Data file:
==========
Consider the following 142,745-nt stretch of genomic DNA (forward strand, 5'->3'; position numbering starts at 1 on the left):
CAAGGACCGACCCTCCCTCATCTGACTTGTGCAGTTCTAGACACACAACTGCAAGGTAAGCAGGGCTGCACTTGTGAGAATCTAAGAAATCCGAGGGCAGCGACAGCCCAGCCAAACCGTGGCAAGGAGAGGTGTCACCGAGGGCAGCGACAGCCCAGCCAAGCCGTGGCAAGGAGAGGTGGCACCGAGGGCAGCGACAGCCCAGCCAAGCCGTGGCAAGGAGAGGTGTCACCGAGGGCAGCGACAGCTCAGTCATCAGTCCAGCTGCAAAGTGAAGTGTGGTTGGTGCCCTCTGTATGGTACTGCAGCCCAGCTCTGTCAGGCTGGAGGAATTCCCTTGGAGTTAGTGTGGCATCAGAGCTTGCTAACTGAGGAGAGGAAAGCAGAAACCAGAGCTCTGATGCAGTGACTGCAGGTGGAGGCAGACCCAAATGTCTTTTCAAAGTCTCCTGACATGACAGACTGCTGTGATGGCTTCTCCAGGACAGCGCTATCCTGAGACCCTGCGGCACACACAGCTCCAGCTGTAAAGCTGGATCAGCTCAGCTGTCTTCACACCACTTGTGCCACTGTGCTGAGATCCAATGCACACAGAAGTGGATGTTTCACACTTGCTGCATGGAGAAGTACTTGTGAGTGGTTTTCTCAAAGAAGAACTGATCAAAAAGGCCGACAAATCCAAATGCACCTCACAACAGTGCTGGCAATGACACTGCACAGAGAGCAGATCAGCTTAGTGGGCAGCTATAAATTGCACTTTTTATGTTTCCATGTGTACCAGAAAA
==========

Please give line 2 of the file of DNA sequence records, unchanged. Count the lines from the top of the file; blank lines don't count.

CAAGGACCGACCCTCCCTCATCTGACTTGTGCAGTTCTAGACACACAACTGCAAGGTAAGCAGGGCTGCACTTGTGAGAATCTAAGAAATCCGAGGGCAGCGACAGCCCAGCCAAACCGTGGCAAGGAGAGGTGTCACCGAGGGCAGCGACAGCCCAGCCAAGCCGTGGCAAGGAGAGGTGGCACCGAGGGCAGCGACAGCCCAGCCAAGCCGTGGCAAGGAGAGGTGTCACCGAGGGCAGCGACAGCTCAGTCATCAGTCCAGCTGCAAAGTGAAGTGTGGTTGGTGCCCTCTGTATGGTACTGCAGCCCAGCTCTGTCAGGCTGGAGGAATTCCCTTGGAGTTAGTGTGGCATCAGAGCTTGCTAACTGAGGAGAGGAAAGCAGAAACCAGAGCTCTGATGCAGTGACTGCAGGTGGAGGCAGACCCAAATGTCTTTTCAAAGTCTCCTGACATGACAGACTGCTGTGATGGCTTCTCCAGGACAGCGCTATCCTGAGACCCTGCGGCACACACAGCTCCAGCTGTAAAGCTGGATCAGCTCAGCTGTCTTCACACCACTTGTGCCACTGTGCTGAGATCCAATGCACACAGAAGTGGATGTTTCACACTTGCTGCATGGAGAAGTACTTGTGAGTGGTTTTCTCAAAGAAGAACTGATCAAAAAGGCCGACAAATCCAAATGCACCTCACAACAGTGCTGGCAATGACACTGCACAGAGAGCAGATCAGCTTAGTGGGCAGCTATAAATTGCACTTTTTATGTTTCCATGTGTACCAGAAAA